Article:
Q, How is RDU paying for the $2.4 million fence?
A. These funds are generated from the revenue expected from the quarry lease. The fence costs are nearly 50% of the present net value of all the quarry revenues over the next 25 to 35 years in excess of the cash sale price offered by the Conservation Fund's $6.4 million offer. RDU’s decision to quarry and not sell the Odd Fellows tract results in a net present value gain of only $ 2.6 million for the airport. These funds will be needed not for airport operation but instead for long-term property care once Wake Stone abandons the 400-ft quarry pit. There is no net-benefit for airport operations.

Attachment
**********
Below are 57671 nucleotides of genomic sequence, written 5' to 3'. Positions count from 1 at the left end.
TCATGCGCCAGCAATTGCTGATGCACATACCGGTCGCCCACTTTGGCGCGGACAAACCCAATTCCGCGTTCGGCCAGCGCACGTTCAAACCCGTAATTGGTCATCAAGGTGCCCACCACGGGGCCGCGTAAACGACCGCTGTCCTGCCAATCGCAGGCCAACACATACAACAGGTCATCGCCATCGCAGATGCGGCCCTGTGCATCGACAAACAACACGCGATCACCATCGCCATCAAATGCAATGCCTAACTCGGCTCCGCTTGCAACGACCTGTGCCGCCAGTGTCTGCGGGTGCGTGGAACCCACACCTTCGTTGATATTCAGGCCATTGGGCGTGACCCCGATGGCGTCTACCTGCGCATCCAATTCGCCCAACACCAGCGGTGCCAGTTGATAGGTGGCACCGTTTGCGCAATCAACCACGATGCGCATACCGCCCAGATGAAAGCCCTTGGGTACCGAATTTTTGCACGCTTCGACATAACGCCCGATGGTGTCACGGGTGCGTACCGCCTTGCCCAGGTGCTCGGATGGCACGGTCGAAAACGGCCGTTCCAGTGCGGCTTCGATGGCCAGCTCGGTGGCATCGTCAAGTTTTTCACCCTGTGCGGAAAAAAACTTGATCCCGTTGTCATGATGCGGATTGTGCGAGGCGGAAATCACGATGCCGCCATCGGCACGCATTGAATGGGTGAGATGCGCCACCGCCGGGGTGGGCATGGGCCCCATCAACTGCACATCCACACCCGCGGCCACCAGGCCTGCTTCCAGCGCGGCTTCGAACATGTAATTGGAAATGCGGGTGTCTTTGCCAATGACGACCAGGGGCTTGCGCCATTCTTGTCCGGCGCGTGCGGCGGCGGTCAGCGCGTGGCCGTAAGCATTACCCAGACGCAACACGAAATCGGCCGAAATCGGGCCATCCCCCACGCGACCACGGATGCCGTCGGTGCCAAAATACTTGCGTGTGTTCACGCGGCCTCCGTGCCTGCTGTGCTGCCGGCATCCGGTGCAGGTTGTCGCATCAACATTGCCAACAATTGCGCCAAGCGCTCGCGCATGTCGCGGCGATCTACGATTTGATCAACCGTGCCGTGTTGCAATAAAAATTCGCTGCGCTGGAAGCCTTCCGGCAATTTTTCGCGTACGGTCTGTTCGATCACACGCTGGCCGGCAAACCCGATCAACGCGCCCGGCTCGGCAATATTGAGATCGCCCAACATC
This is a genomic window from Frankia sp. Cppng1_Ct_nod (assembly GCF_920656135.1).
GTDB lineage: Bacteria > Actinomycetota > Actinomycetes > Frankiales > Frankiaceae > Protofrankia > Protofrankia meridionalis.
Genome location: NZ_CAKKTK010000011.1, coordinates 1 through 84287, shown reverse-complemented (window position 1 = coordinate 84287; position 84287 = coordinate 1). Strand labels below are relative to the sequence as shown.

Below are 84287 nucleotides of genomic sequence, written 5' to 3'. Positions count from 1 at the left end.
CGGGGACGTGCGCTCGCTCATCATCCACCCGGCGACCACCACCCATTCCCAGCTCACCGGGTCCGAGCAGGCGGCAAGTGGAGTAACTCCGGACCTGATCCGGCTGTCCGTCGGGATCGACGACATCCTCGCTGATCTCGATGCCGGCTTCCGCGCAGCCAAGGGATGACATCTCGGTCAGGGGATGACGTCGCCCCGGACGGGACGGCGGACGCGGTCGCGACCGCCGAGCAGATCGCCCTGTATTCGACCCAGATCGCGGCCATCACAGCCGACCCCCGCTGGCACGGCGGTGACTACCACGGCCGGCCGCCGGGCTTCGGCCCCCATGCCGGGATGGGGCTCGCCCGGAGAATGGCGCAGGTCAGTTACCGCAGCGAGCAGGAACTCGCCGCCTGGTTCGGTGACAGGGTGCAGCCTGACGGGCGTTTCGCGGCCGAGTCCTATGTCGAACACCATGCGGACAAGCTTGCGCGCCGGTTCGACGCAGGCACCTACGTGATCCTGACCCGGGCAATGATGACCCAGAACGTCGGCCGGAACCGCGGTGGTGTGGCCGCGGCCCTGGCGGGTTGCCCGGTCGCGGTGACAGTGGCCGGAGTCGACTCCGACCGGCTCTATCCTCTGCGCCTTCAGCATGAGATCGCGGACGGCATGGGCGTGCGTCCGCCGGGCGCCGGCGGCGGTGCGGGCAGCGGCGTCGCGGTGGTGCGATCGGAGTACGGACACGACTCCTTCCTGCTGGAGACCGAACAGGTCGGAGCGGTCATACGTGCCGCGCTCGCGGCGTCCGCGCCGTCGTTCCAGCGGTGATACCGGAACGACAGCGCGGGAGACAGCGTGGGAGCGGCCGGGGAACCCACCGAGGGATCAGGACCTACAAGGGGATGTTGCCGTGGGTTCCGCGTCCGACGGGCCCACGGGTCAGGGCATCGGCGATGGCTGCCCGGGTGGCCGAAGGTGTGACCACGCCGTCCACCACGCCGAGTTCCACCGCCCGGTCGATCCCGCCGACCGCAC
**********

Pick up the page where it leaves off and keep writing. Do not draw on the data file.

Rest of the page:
Q. Why does RDU really want to install a fence with no useful purpose?
A. RDU wants local governments that own the land to pay for the use of its vacant land. The price for lot 286 is $360,000 per year. In 2017 Wake County decided that it would not pay rent to use land it already owns and for which RDU has no use. Perhaps the fence is really intended 1) to pressure local governments to pay up and/or 2) retribution against the outdoor recreation community that is challenging RDU’s decisions both in court and the political arena and/or 3) try to "get around" the NC Mining Law and illegally try to start "mining" activities. RDU believes it has no responsibility to serving the greater public good of the Research Triangle communities beyond operation of the airport runways.
what you can do